Recent disputes about the “contraception mandate” under the Affordable Care Act and about the provision of goods and services for same-sex weddings have drawn attention to the law of religious accommodations. So far, however, one of the requirements of a religious accommodation claim has escaped sustained scholarly attention: a claimant must be sincere. Historically, scholars have contested this requirement on the ground that adjudicating religious sincerity requires government officials to delve too deeply into religious questions, something the Establishment Clause forbids. Until recently, however, the doctrine was fairly clear: though the government may not evaluate the objective accuracy or plausibility of a claimant’s religious beliefs, it may adjudicate whether the claimant holds those beliefs sincerely. Unfortunately, Burwell v. Hobby Lobby introduced confusion. The majority opinion appears to conflate the requirement that a claimant be sincere with the requirement that the claimant show that the government has “substantially burdened” the claimant’s religious exercise. The dissenting opinion, by contrast, suggests that courts simply may not adjudicate religious sincerity. The first of these mistakes muddies the water about the relationship between sincerity and the other elements of a religious accommodation claim; the second illustrates the ongoing confusion for many jurists and scholars about the constitutional concerns surrounding an inquiry into a claimant’s religious sincerity. This Article attempts to defend and clarify the sincerity requirement. Against the scholarly consensus, it argues that courts can and should adjudicate an accommodation claimant’s religious sincerity. Insincere claims impose costs on the government, third parties, and religious liberty itself. Courts can adjudicate sincerity, and reduce these costs, without violating the Establishment Clause. The Constitution’s “no-orthodoxy principle” should be understood to prohibit a court from inferring that a claimant is insincere merely because the claimant’s religious belief is implausible. Otherwise, a court should evaluate a claimant’s sincerity by applying the ordinary rules of evidence. Moreover, when the claimant’s sincerity is not in issue, a court should resist allowing its suspicion to affect the rest of its legal analysis. Finally, the Article clarifies the distinctions between whether a claimant is sincere, whether the claim is based on religious exercise, and whether the government has imposed a substantial burden on that exercise.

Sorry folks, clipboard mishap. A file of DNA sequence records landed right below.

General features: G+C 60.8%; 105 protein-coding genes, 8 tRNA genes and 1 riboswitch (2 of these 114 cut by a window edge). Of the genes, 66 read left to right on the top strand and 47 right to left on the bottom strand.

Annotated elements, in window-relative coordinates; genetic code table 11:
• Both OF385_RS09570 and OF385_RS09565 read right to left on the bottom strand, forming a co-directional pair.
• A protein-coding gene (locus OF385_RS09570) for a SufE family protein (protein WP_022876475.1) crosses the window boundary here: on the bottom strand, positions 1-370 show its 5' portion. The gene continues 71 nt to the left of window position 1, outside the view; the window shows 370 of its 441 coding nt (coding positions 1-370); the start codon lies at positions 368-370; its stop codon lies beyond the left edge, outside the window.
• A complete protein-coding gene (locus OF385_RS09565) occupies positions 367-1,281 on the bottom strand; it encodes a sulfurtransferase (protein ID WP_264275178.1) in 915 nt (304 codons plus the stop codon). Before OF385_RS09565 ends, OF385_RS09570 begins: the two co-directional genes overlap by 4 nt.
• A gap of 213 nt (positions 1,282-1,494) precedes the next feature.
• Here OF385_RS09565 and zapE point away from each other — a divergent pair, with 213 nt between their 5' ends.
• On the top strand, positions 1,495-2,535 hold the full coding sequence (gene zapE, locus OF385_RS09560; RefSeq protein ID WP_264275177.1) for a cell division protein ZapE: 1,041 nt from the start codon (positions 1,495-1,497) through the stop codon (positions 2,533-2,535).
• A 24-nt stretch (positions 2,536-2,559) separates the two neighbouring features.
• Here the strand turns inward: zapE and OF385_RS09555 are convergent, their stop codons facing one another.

Nathan S. Chapman,
Adjudicating Religious Sincerity,
92 Wash. L. Rev.
Available at: https://digitalcommons.law.uw.edu/wlr/vol92/iss3/3